Councillor's Islamophobic comment row rekindled
Transport Minister Humza Yousaf has said a Labour councillor's visit to a mosque was "a tokenistic photo-op".
It comes after Dumfries and Galloway councillor Jim Dempster admitted making an Islamophobic comment about him.
Mr Dempster had issued a joint statement with the imam of the Dumfries Islamic Centre in which he was described as a "good man".
Mr Yousaf said the visit was "frankly an insult" and renewed his calls for Mr Dempster to resign.
The Labour councillor has been suspended by his party and said he would accept any decision resulting from the investigation into the incident in which he told transport officials that "no-one would have seen [Mr Yousaf] under his burka".
Mr Dempster said he was "deeply sorry" for the offence he had caused and said he had "offered a full and immediate apology".
He added that he did not believe the comments made reflected the views he held.
He said he had had the honour to meet with the imam and been invited to address the mosque.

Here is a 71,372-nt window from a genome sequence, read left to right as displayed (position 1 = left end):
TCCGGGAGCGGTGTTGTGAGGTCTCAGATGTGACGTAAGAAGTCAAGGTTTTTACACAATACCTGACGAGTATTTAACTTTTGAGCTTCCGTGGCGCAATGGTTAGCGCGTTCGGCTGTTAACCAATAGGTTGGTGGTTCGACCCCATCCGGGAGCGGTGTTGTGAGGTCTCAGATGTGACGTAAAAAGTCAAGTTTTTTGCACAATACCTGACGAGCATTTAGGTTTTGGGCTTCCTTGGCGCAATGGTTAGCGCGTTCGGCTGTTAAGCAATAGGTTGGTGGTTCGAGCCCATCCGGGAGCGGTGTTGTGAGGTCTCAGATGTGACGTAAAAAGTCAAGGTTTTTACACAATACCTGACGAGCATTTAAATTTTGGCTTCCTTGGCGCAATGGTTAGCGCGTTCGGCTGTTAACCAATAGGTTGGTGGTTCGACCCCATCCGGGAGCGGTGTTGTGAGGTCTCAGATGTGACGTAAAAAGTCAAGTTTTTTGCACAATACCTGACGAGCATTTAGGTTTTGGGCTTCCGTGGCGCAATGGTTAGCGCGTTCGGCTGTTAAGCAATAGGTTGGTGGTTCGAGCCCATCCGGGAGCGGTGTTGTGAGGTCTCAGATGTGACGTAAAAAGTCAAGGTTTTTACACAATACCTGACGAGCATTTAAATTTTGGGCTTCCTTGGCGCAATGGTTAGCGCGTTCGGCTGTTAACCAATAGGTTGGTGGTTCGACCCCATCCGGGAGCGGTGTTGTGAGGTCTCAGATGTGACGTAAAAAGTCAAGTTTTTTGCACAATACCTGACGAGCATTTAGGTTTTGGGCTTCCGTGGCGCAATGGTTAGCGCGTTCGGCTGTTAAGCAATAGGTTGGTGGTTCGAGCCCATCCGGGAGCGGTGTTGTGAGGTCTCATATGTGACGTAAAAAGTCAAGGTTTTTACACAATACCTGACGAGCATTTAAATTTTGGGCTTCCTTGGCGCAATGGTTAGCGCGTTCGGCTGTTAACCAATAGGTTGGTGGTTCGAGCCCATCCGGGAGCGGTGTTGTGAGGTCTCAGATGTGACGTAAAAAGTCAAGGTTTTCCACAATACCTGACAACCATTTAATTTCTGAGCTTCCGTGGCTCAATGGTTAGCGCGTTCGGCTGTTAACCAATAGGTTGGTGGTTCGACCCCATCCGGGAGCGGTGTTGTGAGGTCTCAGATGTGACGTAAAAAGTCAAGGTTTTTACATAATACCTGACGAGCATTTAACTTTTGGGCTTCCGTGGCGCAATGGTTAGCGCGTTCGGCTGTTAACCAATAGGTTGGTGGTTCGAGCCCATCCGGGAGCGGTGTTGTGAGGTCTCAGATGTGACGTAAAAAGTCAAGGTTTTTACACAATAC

"This will allow me to learn more about the issues facing ethnic minorities, especially in Dumfries and Galloway, and how the use of everyday language may affect them," he said.
"This will also give me the opportunity to reflect on, and challenge and change my behaviour."
In the statement the imam, Sardar Ahmad Rizvi, said Mr Dempster had represented his community very well for many years.
He added: "I do not believe that Councillor Dempster's comments constitute racism, or believe he is a racist, but he understands the hurt they have caused and he has apologised.
"Our religion teaches the importance of forgiveness."
He said he had invited Mr Dempster to address the mosque to show him the good his religion did.
"Only by coming together can we genuinely create the type of tolerant communities we all want to live in, irrespective of our religion," he said.
However, Mr Yousaf described the visit to the mosque on Twitter as a "tokenistic photo-op" and "frankly an insult".
He said Mr Dempster's priority seemed to be to try to save his political career and renewed his call for him to "do the honourable thing" and resign.
He added that he would be passing correspondence which suggested Mr Dempster's comments had not been a "one-off" to the Labour Party.